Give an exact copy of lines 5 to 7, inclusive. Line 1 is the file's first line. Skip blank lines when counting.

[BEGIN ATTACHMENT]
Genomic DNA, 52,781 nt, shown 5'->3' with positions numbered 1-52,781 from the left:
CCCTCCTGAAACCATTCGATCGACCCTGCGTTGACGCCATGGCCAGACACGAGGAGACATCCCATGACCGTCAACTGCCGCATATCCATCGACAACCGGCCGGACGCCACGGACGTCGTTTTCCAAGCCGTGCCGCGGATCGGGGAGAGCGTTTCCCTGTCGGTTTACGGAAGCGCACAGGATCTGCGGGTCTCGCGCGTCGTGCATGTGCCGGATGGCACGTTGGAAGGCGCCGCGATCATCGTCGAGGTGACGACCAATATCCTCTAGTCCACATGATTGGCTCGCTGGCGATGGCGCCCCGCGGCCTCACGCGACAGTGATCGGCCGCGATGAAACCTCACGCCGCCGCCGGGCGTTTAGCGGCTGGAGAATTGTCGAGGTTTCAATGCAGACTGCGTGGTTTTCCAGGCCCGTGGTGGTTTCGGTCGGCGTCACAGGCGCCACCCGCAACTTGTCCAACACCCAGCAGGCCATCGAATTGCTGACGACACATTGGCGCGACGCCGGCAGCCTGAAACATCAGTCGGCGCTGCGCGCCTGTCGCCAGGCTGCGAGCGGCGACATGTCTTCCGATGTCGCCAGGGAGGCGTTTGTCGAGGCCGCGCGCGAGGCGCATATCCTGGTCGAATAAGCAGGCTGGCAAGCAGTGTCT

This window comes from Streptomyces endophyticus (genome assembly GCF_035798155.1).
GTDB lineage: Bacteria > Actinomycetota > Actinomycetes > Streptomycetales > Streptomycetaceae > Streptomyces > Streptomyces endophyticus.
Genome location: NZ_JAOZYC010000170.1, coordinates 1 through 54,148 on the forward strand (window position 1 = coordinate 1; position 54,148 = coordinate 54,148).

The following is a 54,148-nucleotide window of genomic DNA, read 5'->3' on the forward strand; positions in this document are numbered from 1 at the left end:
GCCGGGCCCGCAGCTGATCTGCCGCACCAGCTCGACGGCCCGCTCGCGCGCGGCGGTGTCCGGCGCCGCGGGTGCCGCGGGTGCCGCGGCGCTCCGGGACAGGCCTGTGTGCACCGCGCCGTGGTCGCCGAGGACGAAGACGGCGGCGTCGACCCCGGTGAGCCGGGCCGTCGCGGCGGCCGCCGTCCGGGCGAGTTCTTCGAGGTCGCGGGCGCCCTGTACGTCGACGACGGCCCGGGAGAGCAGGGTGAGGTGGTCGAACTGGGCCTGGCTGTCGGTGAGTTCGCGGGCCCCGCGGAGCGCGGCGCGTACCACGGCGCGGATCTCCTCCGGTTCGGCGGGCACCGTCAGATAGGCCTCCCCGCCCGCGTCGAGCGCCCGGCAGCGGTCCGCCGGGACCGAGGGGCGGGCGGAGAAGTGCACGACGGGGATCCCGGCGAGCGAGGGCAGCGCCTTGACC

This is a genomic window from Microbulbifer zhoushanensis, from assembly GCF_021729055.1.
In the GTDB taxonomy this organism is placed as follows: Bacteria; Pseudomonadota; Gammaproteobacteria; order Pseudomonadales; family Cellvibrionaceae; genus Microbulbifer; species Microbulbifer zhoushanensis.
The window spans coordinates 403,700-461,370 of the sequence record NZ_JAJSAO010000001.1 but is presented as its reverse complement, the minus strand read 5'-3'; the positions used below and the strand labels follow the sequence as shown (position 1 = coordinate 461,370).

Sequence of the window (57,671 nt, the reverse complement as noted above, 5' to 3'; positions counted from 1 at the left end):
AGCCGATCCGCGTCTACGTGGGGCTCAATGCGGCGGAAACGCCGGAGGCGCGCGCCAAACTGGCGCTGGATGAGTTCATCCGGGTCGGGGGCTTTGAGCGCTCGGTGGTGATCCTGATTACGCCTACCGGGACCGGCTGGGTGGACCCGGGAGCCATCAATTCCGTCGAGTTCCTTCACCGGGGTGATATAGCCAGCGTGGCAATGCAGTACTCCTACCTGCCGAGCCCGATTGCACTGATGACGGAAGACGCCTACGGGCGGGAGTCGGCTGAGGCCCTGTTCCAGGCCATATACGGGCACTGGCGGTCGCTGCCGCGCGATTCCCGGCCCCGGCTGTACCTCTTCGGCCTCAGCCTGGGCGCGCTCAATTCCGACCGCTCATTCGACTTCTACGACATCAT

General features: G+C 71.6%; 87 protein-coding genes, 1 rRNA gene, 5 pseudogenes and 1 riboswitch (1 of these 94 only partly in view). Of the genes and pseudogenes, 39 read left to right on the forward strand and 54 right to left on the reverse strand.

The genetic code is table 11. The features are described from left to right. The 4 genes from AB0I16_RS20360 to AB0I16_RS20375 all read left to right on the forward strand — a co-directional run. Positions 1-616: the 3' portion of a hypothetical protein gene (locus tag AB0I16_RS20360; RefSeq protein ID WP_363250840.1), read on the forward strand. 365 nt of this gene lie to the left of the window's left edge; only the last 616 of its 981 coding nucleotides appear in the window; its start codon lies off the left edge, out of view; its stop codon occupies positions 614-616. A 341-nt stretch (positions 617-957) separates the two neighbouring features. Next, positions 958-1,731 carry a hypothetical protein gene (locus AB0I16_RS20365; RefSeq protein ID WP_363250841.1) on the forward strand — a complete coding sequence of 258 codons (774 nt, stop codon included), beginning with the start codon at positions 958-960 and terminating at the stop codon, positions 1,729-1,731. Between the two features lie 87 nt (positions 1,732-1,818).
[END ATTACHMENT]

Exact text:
Genome location: NZ_JAOZYC010000170.1, coordinates 1 through 54,148 on the forward strand (window position 1 = coordinate 1; position 54,148 = coordinate 54,148).

The following is a 54,148-nucleotide window of genomic DNA, read 5'->3' on the forward strand; positions in this document are numbered from 1 at the left end:
GCCGGGCCCGCAGCTGATCTGCCGCACCAGCTCGACGGCCCGCTCGCGCGCGGCGGTGTCCGGCGCCGCGGGTGCCGCGGGTGCCGCGGCGCTCCGGGACAGGCCTGTGTGCACCGCGCCGTGGTCGCCGAGGACGAAGACGGCGGCGTCGACCCCGGTGAGCCGGGCCGTCGCGGCGGCCGCCGTCCGGGCGAGTTCTTCGAGGTCGCGGGCGCCCTGTACGTCGACGACGGCCCGGGAGAGCAGGGTGAGGTGGTCGAACTGGGCCTGGCTGTCGGTGAGTTCGCGGGCCCCGCGGAGCGCGGCGCGTACCACGGCGCGGATCTCCTCCGGTTCGGCGGGCACCGTCAGATAGGCCTCCCCGCCCGCGTCGAGCGCCCGGCAGCGGTCCGCCGGGACCGAGGGGCGGGCGGAGAAGTGCACGACGGGGATCCCGGCGAGCGAGGGCAGCGCCTTGACC